From the House of the Dead: devastating, beautiful, unforgettable

From the House of the Dead: devastating, beautiful, unforgettable

'For life, I prize it as I weigh grief, which I would spare' Act III, Scene II The Winter's Tale

Set in a Siberian prison camp, From the House of the Dead is an immersive  performance from Welsh National Opera that is simultaneously haunting and tender, hopeful and hopeless. Recounting the inmates’ stories as they explain how they came to be imprisoned, the production is formed from semi-autobiographical recollections of Russian writer Dostoyevsky, who himself only survived the firing squad as a result of a last minute reprieve from the Tsar. 

Janacek’s choice of setting at first seems completely bleak until a dying eagle becomes emblematic for hope and freedom. The prisoners endeavour to nurse the eagle back to good health and the eagle soon represents Goryanchikov, a wealthy man that was sent to prison for ‘political reasons’. At the end of the play there is beautiful use of cinematography, with a flying eagle projected onto the backdrop of the set, paralleling how the wealthy man has been released from jail and can now enjoy his freedom. Although at first this creates feelings of joy, we soon realize that the other prisoners will remain in the camp which leaves one with a sense of hopelessness.

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Although the onstage performance was spectacular, the real highlight was undeniably the orchestra. Conducted by Tomáš Hanus, the orchestra consistently evoked feelings of fear, sadness, sympathy and at times, humour. Situated below the stage it was often hard not to admire Hanus’ orchestra instead of the actors. This was not helped by the fact that, more often than not, the orchestra was far louder than the operatic stage singers, meaning that to fully understand what they were saying one had to look at the lyrics above the stage. Naturally this created a disjointed feel to the performance as instead of appreciating the singer’s voices and the musical content, I found myself reading the lyrics on the screen. However, this was only a small technical problem and it must be said that when the orchestra were playing quietly, the operatic singers were brilliant- especially Paula Greenwood who played Alyeya, a small Tartar boy.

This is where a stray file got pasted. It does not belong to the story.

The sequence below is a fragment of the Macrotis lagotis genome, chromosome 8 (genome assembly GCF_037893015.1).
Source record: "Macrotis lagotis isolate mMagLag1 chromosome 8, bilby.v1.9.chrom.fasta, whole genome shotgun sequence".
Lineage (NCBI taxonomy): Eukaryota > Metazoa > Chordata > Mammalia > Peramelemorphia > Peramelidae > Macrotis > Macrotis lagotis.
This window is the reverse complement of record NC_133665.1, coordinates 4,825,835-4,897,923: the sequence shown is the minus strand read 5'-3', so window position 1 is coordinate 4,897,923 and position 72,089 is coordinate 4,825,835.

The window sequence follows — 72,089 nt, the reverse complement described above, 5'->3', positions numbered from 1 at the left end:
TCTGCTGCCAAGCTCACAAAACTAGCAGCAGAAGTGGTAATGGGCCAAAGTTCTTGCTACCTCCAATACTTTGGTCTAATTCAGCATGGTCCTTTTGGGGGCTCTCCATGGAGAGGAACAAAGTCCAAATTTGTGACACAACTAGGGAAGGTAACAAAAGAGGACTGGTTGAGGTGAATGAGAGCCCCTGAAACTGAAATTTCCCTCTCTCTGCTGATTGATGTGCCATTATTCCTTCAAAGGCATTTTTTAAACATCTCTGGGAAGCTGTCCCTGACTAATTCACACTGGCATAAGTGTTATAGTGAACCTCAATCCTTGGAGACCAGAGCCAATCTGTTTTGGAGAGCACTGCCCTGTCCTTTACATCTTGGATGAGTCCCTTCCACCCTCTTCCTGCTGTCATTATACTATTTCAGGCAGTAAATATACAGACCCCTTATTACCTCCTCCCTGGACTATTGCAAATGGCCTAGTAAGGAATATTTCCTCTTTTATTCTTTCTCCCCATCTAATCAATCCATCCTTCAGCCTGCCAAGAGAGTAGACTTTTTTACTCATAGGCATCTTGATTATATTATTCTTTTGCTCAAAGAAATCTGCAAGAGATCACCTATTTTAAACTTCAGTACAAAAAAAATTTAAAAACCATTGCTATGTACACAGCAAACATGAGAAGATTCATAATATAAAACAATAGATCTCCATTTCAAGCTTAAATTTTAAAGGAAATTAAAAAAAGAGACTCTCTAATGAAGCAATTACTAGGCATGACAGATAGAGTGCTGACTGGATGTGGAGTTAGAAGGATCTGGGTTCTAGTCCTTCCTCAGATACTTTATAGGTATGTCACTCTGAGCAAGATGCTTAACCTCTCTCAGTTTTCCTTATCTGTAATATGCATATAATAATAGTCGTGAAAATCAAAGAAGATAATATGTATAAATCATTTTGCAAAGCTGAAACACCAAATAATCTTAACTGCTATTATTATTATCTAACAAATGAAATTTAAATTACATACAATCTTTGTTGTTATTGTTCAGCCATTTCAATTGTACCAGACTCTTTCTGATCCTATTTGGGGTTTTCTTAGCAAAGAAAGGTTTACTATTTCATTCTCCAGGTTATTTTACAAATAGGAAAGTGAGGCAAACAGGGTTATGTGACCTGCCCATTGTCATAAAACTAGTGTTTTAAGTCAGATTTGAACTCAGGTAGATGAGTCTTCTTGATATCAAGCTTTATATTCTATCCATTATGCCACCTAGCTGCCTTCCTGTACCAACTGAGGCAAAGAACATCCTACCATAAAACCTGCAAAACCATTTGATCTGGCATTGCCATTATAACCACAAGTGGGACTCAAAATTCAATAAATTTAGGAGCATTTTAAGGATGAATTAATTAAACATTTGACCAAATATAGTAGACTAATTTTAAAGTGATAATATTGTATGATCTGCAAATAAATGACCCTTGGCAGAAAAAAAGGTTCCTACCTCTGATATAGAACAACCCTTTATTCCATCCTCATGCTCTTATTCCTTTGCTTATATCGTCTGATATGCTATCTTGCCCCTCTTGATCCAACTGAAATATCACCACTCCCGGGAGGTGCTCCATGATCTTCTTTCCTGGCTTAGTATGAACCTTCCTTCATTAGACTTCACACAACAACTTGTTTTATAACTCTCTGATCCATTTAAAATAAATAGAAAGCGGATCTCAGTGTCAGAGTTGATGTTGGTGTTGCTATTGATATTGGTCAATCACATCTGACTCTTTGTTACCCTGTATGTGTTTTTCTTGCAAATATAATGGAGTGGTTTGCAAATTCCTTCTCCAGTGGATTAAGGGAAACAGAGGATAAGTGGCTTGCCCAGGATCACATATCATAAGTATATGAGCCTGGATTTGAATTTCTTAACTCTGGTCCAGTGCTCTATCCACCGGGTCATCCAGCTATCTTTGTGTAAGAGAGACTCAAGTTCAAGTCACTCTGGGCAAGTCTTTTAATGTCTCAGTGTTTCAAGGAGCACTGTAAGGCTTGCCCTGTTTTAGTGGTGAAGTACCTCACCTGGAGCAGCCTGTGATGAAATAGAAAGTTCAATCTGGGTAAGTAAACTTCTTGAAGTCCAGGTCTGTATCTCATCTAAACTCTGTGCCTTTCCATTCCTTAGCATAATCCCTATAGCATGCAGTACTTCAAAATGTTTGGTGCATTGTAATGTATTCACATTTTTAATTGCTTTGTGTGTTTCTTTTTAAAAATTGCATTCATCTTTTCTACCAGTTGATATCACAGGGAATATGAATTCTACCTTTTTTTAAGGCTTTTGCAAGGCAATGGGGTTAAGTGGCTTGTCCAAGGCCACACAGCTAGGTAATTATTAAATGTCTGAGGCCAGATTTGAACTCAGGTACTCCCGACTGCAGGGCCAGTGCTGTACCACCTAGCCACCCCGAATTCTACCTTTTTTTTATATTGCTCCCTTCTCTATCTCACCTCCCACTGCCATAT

All in all, From the House of the Dead is a fantastic production for those  passionate about listening to a live orchestra. However the fact that the set remains the same throughout, combined with the need to read the onscreen lyrics, slightly takes away from the natural viewing pleasure one normally derives from such performances.

***

Three stars

 

Charlotte Blair